Collaboration and education
School There are lessons to be learned from Pixar. Depth is necessary but insufficient. The importance of breadth and communication and collaboration skills cannot be overstated. And yet, when you look at formal education it seems like we discourage breadth. "Don't study art," they say. "You'll never get a job in that!" Communication skills are under appreciated "soft-skill" areas, and collaboration is rarely mentioned at all. I am certain that I never heard the word "collaborate" in high school. "Cooperate" was our instruction always, and we were rewarded for it, rewarded for getting along and not "causing trouble." Perhaps today the notion of collaboration is being taught more in schools. Collaboration is hard because it requires mastery, breadth, empathy, and solid communication skills. But collaboration is more critical now than ever before. Are our education systems prepared for it?

H/T @SirKenRobinson

Lawrence Lessig on remix (redux)

Lessig I've been a fan of Lawrence Lessig and his unique style of presenting for a very long time. His own method is not for everyone. Yet, he is engaging and for the most part he is able to make his case in a logical fashion and make a connection with the audience even though he does not move from behind his lectern. His rapid pace and quick slide transitions include a mix of short bursts of text, images, and video clips. In this clip below he is using a different font, which at least on a small computer screen, is tough to read. Of course, there is not much reading to do onscreen so perhaps this was less of a distraction at the live event. Now, while it is always interesting to watch a Lawrence Lessig presentation, I also point to this TEDx talk because of its content. Please do not be turned off by the Left vs. Right thing early on; if you watch the whole presentation below you'll see that it's really not about that. It's about something much more important than that.

I like this talk. However, I would change the typeface to one still a bit funky and grungy (if that is how Lawrence wants it) but also a little easier to read in an instant. The video clips in the slides could also be trimmed a little tighter so that the ends do not include unwanted material. Again, I do not recommend that you present exactly like Lessig does, but there is a lot to like about his own style and approach as well as his enthusiasm and content. (Here is a post where I include Lessig's original remix presentation at TED three years ago.)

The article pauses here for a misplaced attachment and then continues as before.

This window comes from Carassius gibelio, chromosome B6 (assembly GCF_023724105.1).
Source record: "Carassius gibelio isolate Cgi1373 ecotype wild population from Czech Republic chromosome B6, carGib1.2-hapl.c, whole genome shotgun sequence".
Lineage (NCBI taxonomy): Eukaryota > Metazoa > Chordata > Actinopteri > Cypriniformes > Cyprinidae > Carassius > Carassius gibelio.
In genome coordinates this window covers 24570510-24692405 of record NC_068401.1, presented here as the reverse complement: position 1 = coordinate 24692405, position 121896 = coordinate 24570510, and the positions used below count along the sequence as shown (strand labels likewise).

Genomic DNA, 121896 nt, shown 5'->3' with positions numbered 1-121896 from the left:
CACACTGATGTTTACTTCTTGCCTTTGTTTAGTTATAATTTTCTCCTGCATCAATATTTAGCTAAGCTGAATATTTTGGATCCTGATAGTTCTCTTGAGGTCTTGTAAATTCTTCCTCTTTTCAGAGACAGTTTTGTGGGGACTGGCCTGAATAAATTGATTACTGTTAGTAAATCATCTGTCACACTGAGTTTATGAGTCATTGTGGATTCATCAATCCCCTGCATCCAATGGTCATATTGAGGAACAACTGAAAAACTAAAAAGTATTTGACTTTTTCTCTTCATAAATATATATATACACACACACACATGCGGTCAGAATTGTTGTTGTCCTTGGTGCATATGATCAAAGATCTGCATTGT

Above: Although Lessig does not move from the lectern, he is at least positioned right next to the screen. Also, he is engaged with the audience. He does not read off a script, but his slides in a sense become a kind of script for him while also helping the audience to follow his message.

EDUCAUSE 09 keynote: Getting Our Values Around Copyright
The presentation below goes a little deeper and is longer. In this video you see only the slides and hear Lessig's voice. Still, for online viewing, it works. (You will note that Lessig uses a different typeface that is easier to read while still being "different.")

The passionate scientist: Doing Q&A like Neil deGrasse Tyson

Tyson Communication experts such as Jerry Weissman and Granville Toogood suggest that presentations should be delivered less like performances or speeches and much more like conversations. "Stop thinking that every time you stand up to say something you are making a speech—because you're not," says Toogood in The Articulate Executive. "What you are really doing is having an enlarged conversation." One of the keys to a natural, conversational approach includes removing all barriers to natural communication with the audience, barriers such as reading off notes, standing behind a lectern, using jargon, failing to make good eye contact, and speaking too softly or in a language that is formal, stiff, or fails to appeal to the audience's emotion and natural curiosity.

Now, there is this belief among some that scientists are necessarily dry, boring speakers, unable to communicate the relevance of their work to the greater public. But this is not necessarily so. Richard Feynman, for example, was a brilliant Nobel Prize winning scientist who was a passionate teacher and communicator, able to engage students and general audiences with great enthusiasm and clarity. Carl Sagan, of course, was known for his ability to talk clearly and passionately about the cosmos. Today, one of my favorite communicators —Neil deGrasse Tyson— is also a scientist. Tyson is an astrophysicist with a great mind, infectious curiosity, and an amazing ability to inspire and inform audiences through his natural, conversational delivery style. Below are three short clips featuring Tyson answering questions from the audience. Notice how he uses his body, and voice, and eye contact, etc. to speak with each questioner and the audience at large in his own, natural, compelling style

Thoughts on what NASA means for America's future. (link)

On God and science. (link)

On personal bias and science. (link)


Think naturalness not perfection
Neil deGrasse Tyson: Astrophysicist & communicator extraordinaire